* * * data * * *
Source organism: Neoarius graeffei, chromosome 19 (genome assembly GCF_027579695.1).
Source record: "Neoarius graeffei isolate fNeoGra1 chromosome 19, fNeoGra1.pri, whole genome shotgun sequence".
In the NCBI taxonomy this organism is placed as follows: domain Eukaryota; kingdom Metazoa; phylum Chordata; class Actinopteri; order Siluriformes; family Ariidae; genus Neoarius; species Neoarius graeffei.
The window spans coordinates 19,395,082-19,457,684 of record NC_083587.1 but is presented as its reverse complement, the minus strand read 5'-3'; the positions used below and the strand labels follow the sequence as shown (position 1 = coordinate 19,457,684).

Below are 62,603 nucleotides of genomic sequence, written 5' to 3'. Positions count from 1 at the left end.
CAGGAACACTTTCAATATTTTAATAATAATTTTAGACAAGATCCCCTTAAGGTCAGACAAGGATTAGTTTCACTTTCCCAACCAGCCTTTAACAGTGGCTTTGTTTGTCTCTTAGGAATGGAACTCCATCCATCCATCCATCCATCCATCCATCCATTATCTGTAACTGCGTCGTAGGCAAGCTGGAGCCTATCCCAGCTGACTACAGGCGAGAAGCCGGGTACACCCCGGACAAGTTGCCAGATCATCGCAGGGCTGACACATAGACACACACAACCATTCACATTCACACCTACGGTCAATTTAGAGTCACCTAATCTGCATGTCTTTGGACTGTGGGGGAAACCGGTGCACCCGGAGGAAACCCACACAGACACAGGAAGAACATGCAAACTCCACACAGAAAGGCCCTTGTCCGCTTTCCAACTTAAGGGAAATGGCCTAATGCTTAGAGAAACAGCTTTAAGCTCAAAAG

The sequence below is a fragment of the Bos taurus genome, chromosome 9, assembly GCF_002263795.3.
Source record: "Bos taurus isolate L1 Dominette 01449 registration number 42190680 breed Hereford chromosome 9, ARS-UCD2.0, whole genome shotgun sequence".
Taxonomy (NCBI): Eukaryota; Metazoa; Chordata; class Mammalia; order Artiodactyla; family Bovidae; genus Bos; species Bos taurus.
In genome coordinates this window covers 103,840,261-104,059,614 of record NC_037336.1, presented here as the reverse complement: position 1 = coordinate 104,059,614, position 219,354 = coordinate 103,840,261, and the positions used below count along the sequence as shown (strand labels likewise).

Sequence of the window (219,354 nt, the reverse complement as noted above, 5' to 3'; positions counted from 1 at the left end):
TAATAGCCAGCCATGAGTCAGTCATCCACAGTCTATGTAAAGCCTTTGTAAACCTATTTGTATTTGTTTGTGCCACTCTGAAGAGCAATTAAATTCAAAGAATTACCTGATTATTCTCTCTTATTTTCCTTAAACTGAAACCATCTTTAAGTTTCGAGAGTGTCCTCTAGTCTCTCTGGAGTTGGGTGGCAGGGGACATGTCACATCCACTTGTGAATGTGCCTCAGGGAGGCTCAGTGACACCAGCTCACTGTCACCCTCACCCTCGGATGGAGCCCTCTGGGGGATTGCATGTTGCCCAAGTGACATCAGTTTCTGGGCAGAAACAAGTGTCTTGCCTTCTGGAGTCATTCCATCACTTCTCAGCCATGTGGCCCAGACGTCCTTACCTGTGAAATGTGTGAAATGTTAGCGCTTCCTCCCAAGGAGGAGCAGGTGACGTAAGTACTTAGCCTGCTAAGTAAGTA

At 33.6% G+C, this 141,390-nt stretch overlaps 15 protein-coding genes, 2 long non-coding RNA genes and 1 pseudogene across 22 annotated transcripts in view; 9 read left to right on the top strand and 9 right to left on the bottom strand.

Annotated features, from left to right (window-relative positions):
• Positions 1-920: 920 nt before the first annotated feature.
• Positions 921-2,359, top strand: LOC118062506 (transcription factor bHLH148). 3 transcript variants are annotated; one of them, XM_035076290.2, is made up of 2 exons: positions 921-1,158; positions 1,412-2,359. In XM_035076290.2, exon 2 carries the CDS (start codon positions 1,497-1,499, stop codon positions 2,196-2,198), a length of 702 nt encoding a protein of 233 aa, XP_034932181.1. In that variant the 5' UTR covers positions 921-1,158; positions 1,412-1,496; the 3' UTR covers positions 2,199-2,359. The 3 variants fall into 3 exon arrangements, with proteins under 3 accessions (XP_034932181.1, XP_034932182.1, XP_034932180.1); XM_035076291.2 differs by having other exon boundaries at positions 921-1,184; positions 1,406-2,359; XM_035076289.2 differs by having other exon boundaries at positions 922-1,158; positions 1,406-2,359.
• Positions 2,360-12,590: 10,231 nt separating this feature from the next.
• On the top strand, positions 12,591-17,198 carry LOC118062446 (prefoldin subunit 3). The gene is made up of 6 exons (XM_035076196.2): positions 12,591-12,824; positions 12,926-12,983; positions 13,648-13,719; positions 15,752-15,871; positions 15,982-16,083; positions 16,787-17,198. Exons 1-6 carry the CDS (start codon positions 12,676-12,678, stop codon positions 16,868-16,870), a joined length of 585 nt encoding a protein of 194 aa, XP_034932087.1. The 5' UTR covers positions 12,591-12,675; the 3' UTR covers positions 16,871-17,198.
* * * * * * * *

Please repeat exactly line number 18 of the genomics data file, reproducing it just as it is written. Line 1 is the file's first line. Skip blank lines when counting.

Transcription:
• On the top strand, positions 12,591-17,198 carry LOC118062446 (prefoldin subunit 3). The gene is made up of 6 exons (XM_035076196.2): positions 12,591-12,824; positions 12,926-12,983; positions 13,648-13,719; positions 15,752-15,871; positions 15,982-16,083; positions 16,787-17,198. Exons 1-6 carry the CDS (start codon positions 12,676-12,678, stop codon positions 16,868-16,870), a joined length of 585 nt encoding a protein of 194 aa, XP_034932087.1. The 5' UTR covers positions 12,591-12,675; the 3' UTR covers positions 16,871-17,198.